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Rose Tommy, aged 24, is brave and daring enough to explore the country all alone. Here is the story and experiences of a woman solo traveller in India.
This friend of mine has always been different. I got to spend two years, in the same class with her, during our masters in Media and Communications. The course was about to end, we were all busy attending interviews, looking for placement opportunities and planning what to do with our first salaries.
But Rose Tommy didn’t care for any of this; instead, she was completely focused on saving every penny possible to travel the length and breadth of this country – India, to begin her travel expeditions.
The very next day of our final exams, with no plans in mind but just a ticket to Manali, she headed north. She was the only one from our class who wasn’t in town to attend our Graduation Day. She shouldn’t have missed it, I thought back then. But now, after listening to all her stories, adventures and experiences, I am truly speechless.
For almost five months since then, she has been all alone, out there interacting with strangers, handling real life situations, doing the things she loves the most like photography and having the time of her life. “The place, it’s warm and welcoming people, mesmerizing nature didn’t let me go back home,” she said to me over the phone.
It’s not easy to take the road less travelled. I always used to wonder how difficult it would have been for Rose to make the choice of a different career path. When I asked her the same, what she said surprised me beyond belief. “It was one of the easiest choices I have made in my life, as I never cared about jobs,” she said from somewhere in the Himalayas.
She has indeed explored a lot in these five months and was happily willing to tell me about some of her major experiences. Manali, Jibhi, Shimla, Mussoorie, Delhi and many places in Rajasthan, the list of places she has been to feels endless.
Rose says that she is not a tourist but a traveller. To sustain such long stays and finance her living, she has been working there as well. Be it as a social media manager or baking at a local cafe, she has done it all. According to her, “The best part about travelling in the random and unexpected fun that you can have. I even played cricket with local children on the streets. It was sheer fun.”
She also feels that it’s not all about fun but there is immense learning as well. In five months she had learnt hindi and some pahari (spoken in the areas of Himachal). Specially everyday interaction with the locals is what is highly educative.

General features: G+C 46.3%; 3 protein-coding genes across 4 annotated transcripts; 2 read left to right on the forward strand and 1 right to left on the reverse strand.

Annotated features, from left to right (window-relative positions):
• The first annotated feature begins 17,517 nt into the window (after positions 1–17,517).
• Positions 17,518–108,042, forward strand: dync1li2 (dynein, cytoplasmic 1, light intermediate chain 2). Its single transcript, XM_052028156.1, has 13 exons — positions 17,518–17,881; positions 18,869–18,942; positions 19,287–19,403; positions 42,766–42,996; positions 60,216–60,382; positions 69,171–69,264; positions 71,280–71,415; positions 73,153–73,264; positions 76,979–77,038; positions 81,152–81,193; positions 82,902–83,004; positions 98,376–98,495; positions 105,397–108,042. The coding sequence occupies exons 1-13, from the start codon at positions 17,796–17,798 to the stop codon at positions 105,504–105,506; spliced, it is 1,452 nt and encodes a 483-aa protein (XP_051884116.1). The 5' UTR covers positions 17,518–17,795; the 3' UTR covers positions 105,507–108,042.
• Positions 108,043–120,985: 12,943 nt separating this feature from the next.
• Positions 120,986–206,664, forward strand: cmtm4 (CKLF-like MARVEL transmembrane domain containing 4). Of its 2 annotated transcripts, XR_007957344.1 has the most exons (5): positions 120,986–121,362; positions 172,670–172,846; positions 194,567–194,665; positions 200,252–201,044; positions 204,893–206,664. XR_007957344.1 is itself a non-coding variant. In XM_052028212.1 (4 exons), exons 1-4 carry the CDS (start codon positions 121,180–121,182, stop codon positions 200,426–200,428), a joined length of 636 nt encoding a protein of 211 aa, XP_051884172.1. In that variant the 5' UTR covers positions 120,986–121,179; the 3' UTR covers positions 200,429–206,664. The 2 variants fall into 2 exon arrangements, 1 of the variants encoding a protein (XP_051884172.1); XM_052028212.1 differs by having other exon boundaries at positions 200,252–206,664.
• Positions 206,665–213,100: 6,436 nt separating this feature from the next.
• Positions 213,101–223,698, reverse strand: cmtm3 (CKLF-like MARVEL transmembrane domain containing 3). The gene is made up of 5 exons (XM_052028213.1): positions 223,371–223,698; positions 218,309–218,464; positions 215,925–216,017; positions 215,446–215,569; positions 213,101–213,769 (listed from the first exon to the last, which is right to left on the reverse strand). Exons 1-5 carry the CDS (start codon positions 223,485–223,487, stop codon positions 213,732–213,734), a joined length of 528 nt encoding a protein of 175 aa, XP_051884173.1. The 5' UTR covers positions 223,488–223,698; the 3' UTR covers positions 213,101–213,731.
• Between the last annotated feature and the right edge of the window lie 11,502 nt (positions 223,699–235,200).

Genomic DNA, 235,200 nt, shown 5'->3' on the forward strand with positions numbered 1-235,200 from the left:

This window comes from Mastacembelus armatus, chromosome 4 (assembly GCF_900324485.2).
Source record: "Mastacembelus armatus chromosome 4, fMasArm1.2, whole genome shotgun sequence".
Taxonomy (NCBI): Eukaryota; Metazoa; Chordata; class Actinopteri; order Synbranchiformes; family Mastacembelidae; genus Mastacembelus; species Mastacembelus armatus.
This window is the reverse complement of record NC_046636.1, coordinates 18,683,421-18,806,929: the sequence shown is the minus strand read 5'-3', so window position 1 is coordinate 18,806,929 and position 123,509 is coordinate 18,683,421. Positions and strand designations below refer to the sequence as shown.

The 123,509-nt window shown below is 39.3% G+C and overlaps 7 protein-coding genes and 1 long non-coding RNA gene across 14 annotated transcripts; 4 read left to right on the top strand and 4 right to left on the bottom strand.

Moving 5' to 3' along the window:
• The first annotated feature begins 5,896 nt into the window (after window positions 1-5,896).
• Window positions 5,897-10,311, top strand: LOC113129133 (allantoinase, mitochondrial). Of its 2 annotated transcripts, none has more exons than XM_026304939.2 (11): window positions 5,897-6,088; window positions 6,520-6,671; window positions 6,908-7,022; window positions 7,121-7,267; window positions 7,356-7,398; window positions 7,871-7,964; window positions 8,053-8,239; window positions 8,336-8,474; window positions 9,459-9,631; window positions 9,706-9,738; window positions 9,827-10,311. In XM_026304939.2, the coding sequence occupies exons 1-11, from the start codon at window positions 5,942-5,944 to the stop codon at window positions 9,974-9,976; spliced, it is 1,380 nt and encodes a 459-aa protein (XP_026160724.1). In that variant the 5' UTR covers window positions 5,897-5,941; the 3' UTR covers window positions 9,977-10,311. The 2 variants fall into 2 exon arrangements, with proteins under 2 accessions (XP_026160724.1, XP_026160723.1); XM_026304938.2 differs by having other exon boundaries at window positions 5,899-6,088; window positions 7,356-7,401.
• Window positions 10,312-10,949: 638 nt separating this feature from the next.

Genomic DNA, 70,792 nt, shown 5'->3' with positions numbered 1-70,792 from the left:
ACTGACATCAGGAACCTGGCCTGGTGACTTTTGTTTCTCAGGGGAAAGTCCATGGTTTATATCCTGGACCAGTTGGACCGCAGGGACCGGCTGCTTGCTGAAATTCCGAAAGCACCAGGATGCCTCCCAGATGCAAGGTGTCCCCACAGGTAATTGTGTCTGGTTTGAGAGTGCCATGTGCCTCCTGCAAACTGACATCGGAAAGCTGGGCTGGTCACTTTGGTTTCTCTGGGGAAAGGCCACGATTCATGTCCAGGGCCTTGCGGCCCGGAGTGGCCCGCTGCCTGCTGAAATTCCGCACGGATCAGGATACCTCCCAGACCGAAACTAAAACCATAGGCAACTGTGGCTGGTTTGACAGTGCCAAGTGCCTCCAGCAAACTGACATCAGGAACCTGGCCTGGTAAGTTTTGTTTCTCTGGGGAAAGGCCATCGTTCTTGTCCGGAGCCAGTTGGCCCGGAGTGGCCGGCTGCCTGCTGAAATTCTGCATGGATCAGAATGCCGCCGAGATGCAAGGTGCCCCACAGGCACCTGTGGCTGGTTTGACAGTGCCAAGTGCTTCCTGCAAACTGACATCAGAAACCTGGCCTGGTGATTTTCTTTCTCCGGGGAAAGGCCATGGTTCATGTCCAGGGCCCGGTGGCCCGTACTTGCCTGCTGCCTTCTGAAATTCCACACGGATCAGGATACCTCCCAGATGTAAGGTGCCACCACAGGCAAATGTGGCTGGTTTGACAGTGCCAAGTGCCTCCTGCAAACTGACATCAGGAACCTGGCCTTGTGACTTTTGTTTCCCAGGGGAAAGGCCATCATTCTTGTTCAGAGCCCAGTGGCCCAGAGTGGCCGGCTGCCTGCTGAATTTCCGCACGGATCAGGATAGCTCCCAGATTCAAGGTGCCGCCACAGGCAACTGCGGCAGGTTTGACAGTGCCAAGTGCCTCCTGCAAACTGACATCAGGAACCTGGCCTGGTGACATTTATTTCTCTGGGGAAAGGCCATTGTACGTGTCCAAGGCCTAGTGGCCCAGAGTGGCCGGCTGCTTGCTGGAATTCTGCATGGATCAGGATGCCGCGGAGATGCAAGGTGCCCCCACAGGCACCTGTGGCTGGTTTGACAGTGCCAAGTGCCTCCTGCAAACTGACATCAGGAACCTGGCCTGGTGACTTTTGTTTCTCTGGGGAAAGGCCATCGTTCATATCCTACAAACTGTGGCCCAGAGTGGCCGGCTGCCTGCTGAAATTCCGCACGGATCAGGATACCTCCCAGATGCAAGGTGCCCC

However, Rose strongly feel that India is not a safe place for women. She has had men staring at her, asking unnecessary questions and even trying to scare her just because she is all alone. Talking about one of her discoveries she said, “When people act funny, even if you don’t have a pepper spray, worry not. All you have to do is take out your smartphone and start recording their video. Trust me, in this era of social media where everybody is part of WhatsApp, Facebook etc, they’ll get scared of the video being uploaded and leave you alone.”
Though she is not very certain as to what exactly to do in the future, she has decided to make a living out of travelling.
Towards the end she said, “I am definitely missing my dad and hope to see him soon.” Accordingly she came back home recently. Currently she is working as a volunteer in cleaning up flood hit Kerala. I’m pretty sure that she wouldn’t be staying long at home but making her next plans, packing her bags and heading off following her true calling – travelling and photography.
Image Credit – Rose Tommy
Women's Web is an open platform that publishes a diversity of views. Individual posts do not necessarily represent the platform's views and opinions at all times. If you have a complementary or differing point of view, you can request to be a Women's Web contributor too!
Apart from being the Associate Editor at Women's Web, where I get to read,
If Titanic Had Been Made In India
Can I Travel Alone On Our City Streets? The Confessions Of An Indian Woman
Pallavi Singh Is Making Learning Hindi A Joyful ‘Business’ For Everybody
Despite Personal Tragedy, Aarushi’s Mother Nupur Talwar Still Remains The Warm Person She Is
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